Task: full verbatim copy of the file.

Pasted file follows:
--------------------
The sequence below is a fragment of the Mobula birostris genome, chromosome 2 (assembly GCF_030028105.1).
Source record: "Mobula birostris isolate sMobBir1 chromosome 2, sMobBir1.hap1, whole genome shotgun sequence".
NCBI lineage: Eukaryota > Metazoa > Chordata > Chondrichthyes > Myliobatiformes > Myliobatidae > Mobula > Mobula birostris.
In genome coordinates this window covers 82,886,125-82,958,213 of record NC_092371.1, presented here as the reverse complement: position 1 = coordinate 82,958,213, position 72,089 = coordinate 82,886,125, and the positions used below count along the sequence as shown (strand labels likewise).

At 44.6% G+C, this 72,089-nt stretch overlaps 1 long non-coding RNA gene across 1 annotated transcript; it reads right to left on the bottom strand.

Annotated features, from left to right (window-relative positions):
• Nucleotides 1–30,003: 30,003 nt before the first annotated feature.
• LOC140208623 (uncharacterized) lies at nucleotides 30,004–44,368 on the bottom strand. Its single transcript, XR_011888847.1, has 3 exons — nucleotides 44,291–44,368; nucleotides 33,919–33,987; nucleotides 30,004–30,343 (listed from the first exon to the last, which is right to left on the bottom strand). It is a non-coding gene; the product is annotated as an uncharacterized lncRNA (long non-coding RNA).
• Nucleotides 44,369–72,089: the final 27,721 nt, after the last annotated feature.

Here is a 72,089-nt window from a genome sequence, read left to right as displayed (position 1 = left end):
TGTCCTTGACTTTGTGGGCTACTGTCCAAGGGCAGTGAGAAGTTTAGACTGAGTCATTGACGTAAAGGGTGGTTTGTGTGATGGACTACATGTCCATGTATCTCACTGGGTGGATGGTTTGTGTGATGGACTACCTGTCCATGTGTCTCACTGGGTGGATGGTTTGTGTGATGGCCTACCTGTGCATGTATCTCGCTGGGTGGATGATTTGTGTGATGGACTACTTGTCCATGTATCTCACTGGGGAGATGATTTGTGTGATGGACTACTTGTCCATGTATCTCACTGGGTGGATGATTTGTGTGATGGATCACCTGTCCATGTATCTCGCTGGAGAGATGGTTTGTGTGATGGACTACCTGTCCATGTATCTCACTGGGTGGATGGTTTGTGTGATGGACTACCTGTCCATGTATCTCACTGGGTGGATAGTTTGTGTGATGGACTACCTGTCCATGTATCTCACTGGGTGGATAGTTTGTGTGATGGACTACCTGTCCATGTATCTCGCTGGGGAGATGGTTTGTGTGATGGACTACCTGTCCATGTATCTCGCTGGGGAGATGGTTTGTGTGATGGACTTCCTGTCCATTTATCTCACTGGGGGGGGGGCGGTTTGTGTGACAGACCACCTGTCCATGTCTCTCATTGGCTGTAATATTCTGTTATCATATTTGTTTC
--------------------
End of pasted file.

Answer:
The sequence below is a fragment of the Mobula birostris genome, chromosome 2 (assembly GCF_030028105.1).
Source record: "Mobula birostris isolate sMobBir1 chromosome 2, sMobBir1.hap1, whole genome shotgun sequence".
NCBI lineage: Eukaryota > Metazoa > Chordata > Chondrichthyes > Myliobatiformes > Myliobatidae > Mobula > Mobula birostris.
In genome coordinates this window covers 82,886,125-82,958,213 of record NC_092371.1, presented here as the reverse complement: position 1 = coordinate 82,958,213, position 72,089 = coordinate 82,886,125, and the positions used below count along the sequence as shown (strand labels likewise).

At 44.6% G+C, this 72,089-nt stretch overlaps 1 long non-coding RNA gene across 1 annotated transcript; it reads right to left on the bottom strand.

Annotated features, from left to right (window-relative positions):
• Nucleotides 1–30,003: 30,003 nt before the first annotated feature.
• LOC140208623 (uncharacterized) lies at nucleotides 30,004–44,368 on the bottom strand. Its single transcript, XR_011888847.1, has 3 exons — nucleotides 44,291–44,368; nucleotides 33,919–33,987; nucleotides 30,004–30,343 (listed from the first exon to the last, which is right to left on the bottom strand). It is a non-coding gene; the product is annotated as an uncharacterized lncRNA (long non-coding RNA).
• Nucleotides 44,369–72,089: the final 27,721 nt, after the last annotated feature.

Here is a 72,089-nt window from a genome sequence, read left to right as displayed (position 1 = left end):
TGTCCTTGACTTTGTGGGCTACTGTCCAAGGGCAGTGAGAAGTTTAGACTGAGTCATTGACGTAAAGGGTGGTTTGTGTGATGGACTACATGTCCATGTATCTCACTGGGTGGATGGTTTGTGTGATGGACTACCTGTCCATGTGTCTCACTGGGTGGATGGTTTGTGTGATGGCCTACCTGTGCATGTATCTCGCTGGGTGGATGATTTGTGTGATGGACTACTTGTCCATGTATCTCACTGGGGAGATGATTTGTGTGATGGACTACTTGTCCATGTATCTCACTGGGTGGATGATTTGTGTGATGGATCACCTGTCCATGTATCTCGCTGGAGAGATGGTTTGTGTGATGGACTACCTGTCCATGTATCTCACTGGGTGGATGGTTTGTGTGATGGACTACCTGTCCATGTATCTCACTGGGTGGATAGTTTGTGTGATGGACTACCTGTCCATGTATCTCACTGGGTGGATAGTTTGTGTGATGGACTACCTGTCCATGTATCTCGCTGGGGAGATGGTTTGTGTGATGGACTACCTGTCCATGTATCTCGCTGGGGAGATGGTTTGTGTGATGGACTTCCTGTCCATTTATCTCACTGGGGGGGGGGCGGTTTGTGTGACAGACCACCTGTCCATGTCTCTCATTGGCTGTAATATTCTGTTATCATATTTGTTTC